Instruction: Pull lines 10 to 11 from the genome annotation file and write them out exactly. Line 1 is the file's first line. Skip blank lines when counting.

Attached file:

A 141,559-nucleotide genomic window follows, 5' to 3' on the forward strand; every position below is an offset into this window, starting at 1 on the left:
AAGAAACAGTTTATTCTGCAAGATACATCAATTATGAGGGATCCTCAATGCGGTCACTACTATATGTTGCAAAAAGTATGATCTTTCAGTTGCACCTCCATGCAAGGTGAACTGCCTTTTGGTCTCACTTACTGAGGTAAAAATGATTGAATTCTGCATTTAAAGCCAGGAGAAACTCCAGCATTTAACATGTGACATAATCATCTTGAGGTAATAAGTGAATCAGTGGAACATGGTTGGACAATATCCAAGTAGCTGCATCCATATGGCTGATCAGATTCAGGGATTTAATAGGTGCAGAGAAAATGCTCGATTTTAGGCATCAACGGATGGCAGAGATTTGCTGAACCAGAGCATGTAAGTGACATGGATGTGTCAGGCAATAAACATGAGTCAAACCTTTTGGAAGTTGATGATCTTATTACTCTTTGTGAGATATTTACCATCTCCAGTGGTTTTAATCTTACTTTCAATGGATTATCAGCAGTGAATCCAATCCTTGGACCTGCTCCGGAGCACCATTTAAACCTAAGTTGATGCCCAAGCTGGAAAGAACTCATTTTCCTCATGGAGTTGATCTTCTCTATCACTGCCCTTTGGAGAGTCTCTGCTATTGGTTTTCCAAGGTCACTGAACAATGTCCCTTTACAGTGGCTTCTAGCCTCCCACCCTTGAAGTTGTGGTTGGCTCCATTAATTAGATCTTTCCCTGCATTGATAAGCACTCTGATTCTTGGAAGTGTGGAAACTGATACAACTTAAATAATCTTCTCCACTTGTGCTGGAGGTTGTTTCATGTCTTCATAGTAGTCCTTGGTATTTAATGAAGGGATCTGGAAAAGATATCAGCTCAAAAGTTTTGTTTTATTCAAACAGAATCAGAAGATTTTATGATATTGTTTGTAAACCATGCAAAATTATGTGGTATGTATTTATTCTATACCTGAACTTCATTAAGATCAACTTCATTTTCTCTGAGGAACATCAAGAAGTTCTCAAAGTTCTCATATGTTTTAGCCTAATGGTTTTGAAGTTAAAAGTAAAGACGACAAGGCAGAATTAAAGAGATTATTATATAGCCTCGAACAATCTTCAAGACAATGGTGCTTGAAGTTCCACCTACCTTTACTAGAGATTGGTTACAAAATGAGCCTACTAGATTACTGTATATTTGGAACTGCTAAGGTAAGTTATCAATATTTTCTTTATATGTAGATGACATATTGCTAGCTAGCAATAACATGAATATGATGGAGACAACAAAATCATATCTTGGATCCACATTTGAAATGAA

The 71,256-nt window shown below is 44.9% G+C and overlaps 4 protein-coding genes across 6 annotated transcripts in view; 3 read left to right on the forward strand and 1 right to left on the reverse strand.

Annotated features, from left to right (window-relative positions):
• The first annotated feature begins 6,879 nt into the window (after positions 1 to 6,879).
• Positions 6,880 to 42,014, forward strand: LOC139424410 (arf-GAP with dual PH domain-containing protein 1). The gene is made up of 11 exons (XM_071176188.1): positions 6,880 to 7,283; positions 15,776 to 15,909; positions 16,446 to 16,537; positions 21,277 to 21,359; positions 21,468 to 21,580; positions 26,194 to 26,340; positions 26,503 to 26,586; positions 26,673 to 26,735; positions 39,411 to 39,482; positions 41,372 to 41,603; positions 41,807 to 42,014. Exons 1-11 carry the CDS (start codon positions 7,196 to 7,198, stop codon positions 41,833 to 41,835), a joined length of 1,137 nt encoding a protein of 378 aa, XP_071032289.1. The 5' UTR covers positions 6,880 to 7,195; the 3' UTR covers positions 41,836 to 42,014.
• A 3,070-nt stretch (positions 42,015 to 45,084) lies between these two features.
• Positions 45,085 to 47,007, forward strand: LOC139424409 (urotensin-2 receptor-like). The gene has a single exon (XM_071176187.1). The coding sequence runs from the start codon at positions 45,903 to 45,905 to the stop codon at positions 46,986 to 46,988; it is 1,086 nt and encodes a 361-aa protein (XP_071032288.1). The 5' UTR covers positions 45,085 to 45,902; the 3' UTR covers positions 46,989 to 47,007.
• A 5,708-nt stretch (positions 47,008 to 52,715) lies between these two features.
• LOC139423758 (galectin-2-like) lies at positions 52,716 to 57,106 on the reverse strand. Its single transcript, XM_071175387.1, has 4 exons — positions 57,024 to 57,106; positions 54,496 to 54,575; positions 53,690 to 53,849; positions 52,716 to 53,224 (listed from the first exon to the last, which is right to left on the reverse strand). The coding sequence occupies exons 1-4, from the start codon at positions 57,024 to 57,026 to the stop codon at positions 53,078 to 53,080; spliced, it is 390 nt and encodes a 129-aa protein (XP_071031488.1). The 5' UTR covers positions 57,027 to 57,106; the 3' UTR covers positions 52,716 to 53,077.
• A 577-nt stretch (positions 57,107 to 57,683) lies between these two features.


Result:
• LOC139423758 (galectin-2-like) lies at positions 52,716 to 57,106 on the reverse strand. Its single transcript, XM_071175387.1, has 4 exons — positions 57,024 to 57,106; positions 54,496 to 54,575; positions 53,690 to 53,849; positions 52,716 to 53,224 (listed from the first exon to the last, which is right to left on the reverse strand). The coding sequence occupies exons 1-4, from the start codon at positions 57,024 to 57,026 to the stop codon at positions 53,078 to 53,080; spliced, it is 390 nt and encodes a 129-aa protein (XP_071031488.1). The 5' UTR covers positions 57,027 to 57,106; the 3' UTR covers positions 52,716 to 53,077.
• A 577-nt stretch (positions 57,107 to 57,683) lies between these two features.